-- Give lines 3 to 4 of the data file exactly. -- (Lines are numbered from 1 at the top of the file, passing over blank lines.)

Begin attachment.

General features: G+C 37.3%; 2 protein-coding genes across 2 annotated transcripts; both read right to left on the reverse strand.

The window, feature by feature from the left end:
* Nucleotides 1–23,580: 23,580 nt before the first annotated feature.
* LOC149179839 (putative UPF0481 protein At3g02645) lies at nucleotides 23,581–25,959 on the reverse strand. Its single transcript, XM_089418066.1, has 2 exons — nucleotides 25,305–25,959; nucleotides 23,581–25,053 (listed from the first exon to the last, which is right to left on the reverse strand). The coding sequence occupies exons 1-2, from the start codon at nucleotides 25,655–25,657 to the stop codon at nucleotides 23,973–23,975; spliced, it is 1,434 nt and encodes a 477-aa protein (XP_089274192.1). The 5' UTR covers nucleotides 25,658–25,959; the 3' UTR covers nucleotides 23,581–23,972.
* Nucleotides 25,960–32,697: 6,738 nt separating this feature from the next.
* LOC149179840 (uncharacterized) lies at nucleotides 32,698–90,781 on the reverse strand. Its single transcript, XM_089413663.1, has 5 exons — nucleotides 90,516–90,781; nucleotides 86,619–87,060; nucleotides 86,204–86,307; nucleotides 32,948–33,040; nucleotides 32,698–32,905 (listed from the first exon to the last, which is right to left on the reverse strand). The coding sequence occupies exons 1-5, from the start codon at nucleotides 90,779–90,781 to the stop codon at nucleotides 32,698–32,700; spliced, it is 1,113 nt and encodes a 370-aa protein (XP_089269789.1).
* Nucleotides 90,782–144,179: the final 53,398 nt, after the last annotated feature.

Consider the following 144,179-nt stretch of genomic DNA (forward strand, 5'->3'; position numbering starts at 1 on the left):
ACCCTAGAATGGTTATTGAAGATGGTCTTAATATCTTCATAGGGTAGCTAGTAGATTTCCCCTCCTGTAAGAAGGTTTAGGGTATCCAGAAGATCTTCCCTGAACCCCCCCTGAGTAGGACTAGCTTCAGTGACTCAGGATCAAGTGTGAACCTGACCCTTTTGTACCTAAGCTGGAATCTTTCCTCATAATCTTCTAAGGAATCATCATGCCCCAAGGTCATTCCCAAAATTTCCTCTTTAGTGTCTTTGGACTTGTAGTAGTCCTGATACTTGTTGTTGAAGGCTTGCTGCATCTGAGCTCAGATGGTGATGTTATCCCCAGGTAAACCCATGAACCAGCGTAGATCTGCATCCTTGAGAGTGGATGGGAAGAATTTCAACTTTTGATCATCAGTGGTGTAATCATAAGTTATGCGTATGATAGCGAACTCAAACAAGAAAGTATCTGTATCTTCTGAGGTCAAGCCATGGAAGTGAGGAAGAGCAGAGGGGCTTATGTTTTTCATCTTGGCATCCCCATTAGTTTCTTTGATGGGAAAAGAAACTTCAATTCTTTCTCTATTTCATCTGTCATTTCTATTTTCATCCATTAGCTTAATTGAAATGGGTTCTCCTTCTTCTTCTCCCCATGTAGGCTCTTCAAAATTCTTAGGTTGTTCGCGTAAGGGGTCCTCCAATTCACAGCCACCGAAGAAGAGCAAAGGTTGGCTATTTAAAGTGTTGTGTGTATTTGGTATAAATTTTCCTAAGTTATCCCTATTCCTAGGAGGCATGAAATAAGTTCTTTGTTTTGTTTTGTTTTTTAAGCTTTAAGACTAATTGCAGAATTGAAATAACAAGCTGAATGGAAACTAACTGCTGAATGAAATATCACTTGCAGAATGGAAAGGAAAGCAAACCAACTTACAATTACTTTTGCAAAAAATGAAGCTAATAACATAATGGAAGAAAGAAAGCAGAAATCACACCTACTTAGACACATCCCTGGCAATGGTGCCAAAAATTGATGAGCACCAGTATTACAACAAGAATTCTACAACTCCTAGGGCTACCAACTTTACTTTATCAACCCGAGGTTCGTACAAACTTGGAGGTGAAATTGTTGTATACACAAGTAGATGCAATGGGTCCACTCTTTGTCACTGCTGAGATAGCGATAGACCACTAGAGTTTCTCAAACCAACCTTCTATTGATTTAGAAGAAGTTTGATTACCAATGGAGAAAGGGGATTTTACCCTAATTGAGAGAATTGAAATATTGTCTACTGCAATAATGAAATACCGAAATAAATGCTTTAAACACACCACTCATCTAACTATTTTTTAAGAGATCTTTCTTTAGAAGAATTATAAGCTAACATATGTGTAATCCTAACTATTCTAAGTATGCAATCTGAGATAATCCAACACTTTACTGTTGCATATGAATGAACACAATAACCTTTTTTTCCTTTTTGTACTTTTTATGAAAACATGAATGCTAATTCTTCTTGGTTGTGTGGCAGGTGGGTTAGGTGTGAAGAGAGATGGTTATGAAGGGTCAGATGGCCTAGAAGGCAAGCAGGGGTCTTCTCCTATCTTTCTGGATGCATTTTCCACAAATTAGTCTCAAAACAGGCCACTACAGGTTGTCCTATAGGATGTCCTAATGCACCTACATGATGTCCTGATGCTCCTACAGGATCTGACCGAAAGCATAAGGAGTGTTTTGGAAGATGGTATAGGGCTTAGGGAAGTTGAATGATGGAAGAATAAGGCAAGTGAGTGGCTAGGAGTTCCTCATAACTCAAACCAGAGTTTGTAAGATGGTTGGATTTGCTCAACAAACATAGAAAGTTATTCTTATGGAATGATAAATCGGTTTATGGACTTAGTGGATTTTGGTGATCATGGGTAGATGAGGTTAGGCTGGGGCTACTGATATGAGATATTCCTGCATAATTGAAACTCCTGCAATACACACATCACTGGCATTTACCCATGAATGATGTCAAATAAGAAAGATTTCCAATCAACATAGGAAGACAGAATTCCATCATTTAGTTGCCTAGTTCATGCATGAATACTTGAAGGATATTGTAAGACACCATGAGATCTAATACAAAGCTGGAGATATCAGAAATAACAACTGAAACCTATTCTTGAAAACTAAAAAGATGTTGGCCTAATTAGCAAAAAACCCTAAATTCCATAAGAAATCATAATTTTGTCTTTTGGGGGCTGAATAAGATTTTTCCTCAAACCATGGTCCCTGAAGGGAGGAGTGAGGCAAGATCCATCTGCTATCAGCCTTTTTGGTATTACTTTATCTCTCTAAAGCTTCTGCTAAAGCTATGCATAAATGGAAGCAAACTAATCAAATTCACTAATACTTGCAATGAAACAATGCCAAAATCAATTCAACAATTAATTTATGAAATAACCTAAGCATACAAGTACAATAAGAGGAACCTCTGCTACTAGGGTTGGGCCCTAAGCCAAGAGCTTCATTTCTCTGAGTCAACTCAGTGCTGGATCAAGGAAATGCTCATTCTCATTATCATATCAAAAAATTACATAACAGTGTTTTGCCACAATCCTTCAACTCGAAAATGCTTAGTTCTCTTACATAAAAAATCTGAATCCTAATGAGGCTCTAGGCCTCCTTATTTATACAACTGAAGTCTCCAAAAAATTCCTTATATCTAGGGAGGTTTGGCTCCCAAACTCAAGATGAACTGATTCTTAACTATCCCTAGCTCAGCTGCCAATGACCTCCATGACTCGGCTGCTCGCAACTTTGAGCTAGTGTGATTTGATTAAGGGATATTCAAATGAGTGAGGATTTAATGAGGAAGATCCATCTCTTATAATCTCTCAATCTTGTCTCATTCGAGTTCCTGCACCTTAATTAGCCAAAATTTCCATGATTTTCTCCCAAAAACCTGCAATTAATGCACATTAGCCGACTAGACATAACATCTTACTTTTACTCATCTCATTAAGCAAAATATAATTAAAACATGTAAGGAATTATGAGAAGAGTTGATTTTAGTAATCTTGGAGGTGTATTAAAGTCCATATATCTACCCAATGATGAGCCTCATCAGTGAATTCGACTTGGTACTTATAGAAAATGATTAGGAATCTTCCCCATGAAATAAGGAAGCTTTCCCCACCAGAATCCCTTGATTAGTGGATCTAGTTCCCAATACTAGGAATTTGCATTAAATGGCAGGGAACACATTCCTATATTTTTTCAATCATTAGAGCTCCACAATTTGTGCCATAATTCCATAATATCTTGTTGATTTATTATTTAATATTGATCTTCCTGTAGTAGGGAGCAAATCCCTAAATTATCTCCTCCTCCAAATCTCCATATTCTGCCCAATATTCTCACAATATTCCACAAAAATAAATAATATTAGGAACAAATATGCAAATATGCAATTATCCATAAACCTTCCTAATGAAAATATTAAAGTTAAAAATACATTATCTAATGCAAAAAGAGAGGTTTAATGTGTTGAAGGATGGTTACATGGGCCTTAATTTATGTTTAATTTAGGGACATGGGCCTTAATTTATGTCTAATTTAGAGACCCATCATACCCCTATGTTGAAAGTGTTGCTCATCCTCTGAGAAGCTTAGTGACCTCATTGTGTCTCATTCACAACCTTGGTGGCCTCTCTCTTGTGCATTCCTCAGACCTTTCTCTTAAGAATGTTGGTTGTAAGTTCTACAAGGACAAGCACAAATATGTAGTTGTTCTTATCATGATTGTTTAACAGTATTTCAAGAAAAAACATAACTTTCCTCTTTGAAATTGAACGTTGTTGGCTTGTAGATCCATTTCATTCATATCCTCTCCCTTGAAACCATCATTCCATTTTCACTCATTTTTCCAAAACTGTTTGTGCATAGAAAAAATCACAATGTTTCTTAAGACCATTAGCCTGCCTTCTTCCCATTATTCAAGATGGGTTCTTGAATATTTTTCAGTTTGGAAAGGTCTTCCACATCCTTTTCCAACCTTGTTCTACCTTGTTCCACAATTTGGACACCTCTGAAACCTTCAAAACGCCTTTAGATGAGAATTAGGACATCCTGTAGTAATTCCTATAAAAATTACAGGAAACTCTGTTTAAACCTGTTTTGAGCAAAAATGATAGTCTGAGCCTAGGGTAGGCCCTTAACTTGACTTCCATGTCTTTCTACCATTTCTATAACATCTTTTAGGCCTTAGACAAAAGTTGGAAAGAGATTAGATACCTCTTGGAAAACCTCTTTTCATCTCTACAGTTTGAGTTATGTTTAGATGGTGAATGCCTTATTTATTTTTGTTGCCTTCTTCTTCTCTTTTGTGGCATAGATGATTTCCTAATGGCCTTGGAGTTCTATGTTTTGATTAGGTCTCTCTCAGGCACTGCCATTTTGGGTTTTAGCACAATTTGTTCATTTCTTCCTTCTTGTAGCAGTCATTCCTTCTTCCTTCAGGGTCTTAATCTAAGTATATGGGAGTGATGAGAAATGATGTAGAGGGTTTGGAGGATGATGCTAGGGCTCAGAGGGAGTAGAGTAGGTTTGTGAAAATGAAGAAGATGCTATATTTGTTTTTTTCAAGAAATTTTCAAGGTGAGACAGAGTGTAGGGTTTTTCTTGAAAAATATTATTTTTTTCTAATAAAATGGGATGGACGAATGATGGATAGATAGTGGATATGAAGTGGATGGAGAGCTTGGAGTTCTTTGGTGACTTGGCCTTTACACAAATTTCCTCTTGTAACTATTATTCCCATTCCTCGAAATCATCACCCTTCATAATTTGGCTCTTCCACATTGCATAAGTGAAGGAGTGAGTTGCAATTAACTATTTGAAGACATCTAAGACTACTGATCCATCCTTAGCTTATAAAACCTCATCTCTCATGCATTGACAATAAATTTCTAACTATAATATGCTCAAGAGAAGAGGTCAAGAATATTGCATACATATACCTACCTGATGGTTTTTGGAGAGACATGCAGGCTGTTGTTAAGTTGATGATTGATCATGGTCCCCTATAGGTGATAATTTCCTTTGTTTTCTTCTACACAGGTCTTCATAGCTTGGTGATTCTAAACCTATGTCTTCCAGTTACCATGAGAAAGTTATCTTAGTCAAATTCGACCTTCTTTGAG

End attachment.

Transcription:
* Nucleotides 1–23,580: 23,580 nt before the first annotated feature.
* LOC149179839 (putative UPF0481 protein At3g02645) lies at nucleotides 23,581–25,959 on the reverse strand. Its single transcript, XM_089418066.1, has 2 exons — nucleotides 25,305–25,959; nucleotides 23,581–25,053 (listed from the first exon to the last, which is right to left on the reverse strand). The coding sequence occupies exons 1-2, from the start codon at nucleotides 25,655–25,657 to the stop codon at nucleotides 23,973–23,975; spliced, it is 1,434 nt and encodes a 477-aa protein (XP_089274192.1). The 5' UTR covers nucleotides 25,658–25,959; the 3' UTR covers nucleotides 23,581–23,972.